I’d first seen the Old Faithful Inn as a youngster about 40 years ago. It’s hard to miss it if you come to the park to watch the Old Faithful Geyser erupt — it’s been described as the world’s largest log cabin. I remember wandering into the cavernous 5 story (76 ft high) lobby and being fascinating by its unusual log construction. This lobby alone is worth seeing when you’re done watching Old Faithful Geyser erupt (which happens about every 90 minutes).
When my wife and I were planning where to go for our 30th wedding anniversary, we both agreed to visiting Yellowstone NP and staying at the Old Faithful Inn. That’s not as easy at it might sound. Unless you’re lucky to snag a cancelation, you’ll need to make your reservation about a year in advance as it’s always completely full (I made our reservation 13 months in advance).
The Old Faithful Inn is one of the most popular National Park lodges because of its unusual design, its views of the Old Faithful Geyser, and its proximity to the greatest density of geysers and hot springs in the world. The inn has more than 300 rooms built as long attached wings which are nice enough but well below the standards you’d expect at a hotel of comparable price outside the park. Our room was spacious but poorly laid out and poorly furnished, with a small hard bed and no where comfortable to sit. There’s no television, internet or cell phone service because of its location, but hard-wired phones are available (for a fee). But the hotel is an extremely convenient place to stay to enjoy the geothermal features of the Calderra of Yellowstone, so I was willing to overlook these flaws.
The grandest part of the Old Faithful Inn is its magnificent lobby, known as the “Old House”. This was completed in 1904 and remains one of the (if not the) largest log constructions in the world. At the time it opened, it offered electric lights and steam heat, great luxuries for the early 20th century.
The lobby has interesting decorative features including a large stone fireplace (500 ton, 85 ft tall), unusually shaped timber columns and supports, balcony porches overlooking the Old Faithful Geyser Basin, log furniture, and a massive antique clock. The hotel was built mostly of local lodgepole pine and rhyolite stone. As with all log cabins, logs are custom cut and fit into place with almost no nailing; now, if a log is rotten, a careful search for as similarly sized and shaped replacement log needs to be undertaken.
Stairs climb from the second balcony to a platform in the framing known as the “Crow’s Nest” which once was used by musicians to entertain guests, then on to the crown of the gable 92 feet (28 m) above the lobby floor. The entire structure is capped by a roof walk that once held searchlights to illuminate Old Faithful Geyser at night. The Crow’s Nest and roof are now closed to the public because they are not built for modern visitation flows.
The dining room extends south of the lobby, and has had several additions over the years. It has its own impressive stone fireplace. The food is pretty good and prices are reasonable, especially as the Inn serves a captive crowd. Most of the hotel staff are students from around the globe who combine their summer of labor with the adventure of exploring one of the world’s greatest natural destinations. So service very much depends on the motivation of your individual waiter. Mostly our wait staff was very good. One clumsy waiter spilled a glass of ice tea over me — not much fun — but seemed about the best he could manage. Dinner reservations are mandatory and can be made 60 days in advance; breakfast and lunch are first come first serve (and with short waiting times). If you don’t have a dinner reservation you might have to wait for hours for a table, or go to one of the delis or snack bars nearby.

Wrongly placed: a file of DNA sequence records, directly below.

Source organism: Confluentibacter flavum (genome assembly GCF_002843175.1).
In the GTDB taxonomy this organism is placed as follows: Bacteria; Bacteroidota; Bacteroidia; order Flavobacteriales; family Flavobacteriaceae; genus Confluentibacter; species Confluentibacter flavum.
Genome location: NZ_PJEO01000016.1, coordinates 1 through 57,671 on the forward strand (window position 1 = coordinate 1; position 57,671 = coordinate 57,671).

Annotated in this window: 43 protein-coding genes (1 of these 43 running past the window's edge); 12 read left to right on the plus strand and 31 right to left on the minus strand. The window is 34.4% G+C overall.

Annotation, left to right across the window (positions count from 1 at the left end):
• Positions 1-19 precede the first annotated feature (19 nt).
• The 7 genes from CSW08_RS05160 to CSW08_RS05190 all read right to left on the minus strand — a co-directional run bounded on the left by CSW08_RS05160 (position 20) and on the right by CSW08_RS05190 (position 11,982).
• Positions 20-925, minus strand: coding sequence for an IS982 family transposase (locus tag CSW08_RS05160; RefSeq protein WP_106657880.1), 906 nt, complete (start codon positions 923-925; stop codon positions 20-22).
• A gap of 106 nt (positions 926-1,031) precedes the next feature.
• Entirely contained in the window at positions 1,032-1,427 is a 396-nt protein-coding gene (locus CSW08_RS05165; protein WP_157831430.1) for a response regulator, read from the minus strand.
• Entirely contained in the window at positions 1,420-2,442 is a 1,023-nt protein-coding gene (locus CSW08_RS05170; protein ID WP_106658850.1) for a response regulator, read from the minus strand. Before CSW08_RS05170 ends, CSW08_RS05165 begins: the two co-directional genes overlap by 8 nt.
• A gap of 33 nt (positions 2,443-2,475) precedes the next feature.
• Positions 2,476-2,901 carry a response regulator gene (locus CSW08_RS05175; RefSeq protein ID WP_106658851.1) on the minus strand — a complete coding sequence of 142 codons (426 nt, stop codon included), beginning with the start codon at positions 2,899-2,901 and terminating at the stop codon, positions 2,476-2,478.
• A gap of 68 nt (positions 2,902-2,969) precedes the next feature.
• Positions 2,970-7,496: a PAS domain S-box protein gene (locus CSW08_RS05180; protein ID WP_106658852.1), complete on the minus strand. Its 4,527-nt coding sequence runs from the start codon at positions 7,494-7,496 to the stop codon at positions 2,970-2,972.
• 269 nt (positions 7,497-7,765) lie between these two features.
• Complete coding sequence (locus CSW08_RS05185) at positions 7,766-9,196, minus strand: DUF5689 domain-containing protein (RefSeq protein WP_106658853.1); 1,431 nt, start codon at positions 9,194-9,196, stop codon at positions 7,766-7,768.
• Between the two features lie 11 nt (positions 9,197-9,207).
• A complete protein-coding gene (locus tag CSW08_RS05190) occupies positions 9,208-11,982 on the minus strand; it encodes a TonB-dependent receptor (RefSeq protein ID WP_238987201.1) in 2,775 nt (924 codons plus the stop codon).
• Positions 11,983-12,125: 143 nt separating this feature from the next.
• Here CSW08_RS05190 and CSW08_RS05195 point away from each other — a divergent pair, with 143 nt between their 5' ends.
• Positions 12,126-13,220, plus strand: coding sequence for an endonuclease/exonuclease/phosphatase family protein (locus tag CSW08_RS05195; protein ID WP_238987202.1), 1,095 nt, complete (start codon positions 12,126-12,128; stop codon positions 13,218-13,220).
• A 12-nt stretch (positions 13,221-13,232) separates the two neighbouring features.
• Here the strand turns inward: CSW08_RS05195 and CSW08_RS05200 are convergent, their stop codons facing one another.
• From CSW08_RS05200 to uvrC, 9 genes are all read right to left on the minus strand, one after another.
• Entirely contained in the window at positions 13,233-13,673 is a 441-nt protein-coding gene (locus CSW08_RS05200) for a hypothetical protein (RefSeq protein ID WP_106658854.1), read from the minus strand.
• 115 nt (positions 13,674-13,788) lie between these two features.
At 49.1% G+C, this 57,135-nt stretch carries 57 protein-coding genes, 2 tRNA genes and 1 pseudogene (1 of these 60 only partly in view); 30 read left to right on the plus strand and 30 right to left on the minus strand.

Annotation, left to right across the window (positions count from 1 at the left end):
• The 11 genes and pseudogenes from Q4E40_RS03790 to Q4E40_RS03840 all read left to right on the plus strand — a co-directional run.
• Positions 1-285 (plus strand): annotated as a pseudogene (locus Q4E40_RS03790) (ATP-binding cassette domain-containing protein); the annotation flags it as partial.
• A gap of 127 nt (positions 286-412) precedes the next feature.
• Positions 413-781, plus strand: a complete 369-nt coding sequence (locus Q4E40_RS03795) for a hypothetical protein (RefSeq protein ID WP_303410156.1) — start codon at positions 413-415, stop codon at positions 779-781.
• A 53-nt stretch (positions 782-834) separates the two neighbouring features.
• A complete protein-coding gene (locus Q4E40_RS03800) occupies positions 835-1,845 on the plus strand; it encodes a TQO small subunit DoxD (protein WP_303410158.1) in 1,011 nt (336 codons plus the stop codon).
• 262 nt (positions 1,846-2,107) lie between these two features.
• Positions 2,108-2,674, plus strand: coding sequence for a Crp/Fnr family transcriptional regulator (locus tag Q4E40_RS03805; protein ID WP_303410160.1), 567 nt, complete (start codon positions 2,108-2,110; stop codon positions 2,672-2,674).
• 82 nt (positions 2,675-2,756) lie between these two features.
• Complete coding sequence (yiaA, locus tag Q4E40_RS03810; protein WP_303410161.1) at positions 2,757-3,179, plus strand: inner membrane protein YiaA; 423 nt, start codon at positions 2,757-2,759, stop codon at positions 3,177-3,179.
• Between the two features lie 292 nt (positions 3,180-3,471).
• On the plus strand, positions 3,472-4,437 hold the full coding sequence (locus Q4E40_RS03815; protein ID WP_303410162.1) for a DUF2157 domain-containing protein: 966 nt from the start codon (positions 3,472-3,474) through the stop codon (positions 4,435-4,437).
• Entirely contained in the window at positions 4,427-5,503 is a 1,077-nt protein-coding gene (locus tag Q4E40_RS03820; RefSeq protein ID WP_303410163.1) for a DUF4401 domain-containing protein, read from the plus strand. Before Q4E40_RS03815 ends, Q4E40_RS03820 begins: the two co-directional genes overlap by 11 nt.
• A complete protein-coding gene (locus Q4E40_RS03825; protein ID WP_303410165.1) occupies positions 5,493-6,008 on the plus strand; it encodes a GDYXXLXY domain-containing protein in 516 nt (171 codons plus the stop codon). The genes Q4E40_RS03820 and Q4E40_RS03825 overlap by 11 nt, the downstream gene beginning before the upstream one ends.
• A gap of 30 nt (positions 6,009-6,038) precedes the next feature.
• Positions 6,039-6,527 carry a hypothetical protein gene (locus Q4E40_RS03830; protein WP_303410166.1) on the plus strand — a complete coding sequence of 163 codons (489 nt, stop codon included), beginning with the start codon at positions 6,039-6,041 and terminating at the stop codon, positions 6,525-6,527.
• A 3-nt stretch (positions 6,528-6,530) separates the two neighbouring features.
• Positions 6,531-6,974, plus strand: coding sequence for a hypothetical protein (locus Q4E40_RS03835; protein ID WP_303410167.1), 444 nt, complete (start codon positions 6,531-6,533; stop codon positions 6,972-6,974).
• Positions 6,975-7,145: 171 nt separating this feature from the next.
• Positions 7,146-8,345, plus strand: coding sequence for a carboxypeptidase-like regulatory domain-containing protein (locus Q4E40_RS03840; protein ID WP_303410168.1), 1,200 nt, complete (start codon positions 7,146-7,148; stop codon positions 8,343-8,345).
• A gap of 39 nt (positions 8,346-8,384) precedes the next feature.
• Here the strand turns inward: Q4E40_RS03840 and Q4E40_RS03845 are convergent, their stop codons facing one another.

Old Faithful Inn was closed during World War II (as were the other hotels in the park) and reopened to large crowds in 1946. On August 17, 1959 the Inn was shaken by the powerful Hebgen Lake earthquake which collapsed the dining room fireplace chimney and damaged the huge lobby fireplace. The building was partially shaken loose from its foundations, and access to some of the upper levels (eg. Crows’ Nest) had to be restricted due to safety concerns. Fortunately there were no fatalities or serious injuries at the Inn as a result of the earthquake.
In 1988, the Old Faithful Inn was seriously threatened by the North Fork Fire which burned a large percentage of the park, but the building was saved by the actions of firefighters, volunteers, and a sprinkler system which had been installed the previous year.
Old Faithful Inn is a member of Historic Hotels of America and was designated as a National Historic Landmark in 1987. It is also one of the few log hotels still standing in the United States. It was the first of the great park lodges of the American west.
You’re very likely to see wildlife while staying here. A bison herd wanders through the area on its grazing route. During our stay one lone male enjoyed munching the clover of the open lands close to our parked car. Don’t be fooled by bison; they may look slow and simple-minded but they’ve a quick temper, are extremely fast, and have killed many stupid tourists over the years. Be mindful and give wild animals a respectful distance.
If your expectations of luxury and service aren’t too high and you like historic hotels, this is an excellent place to stay while exploring Yellowstone National Park. While at the Old Faithful Inn you’re not only beside one of the most reliable and famous geysers in the world, you’ll likely have a chance to see many other geysers erupt in the surrounding basin. We l-o-v-e Yellowstone National Park and enjoyed our stay at the Old Faithful Inn.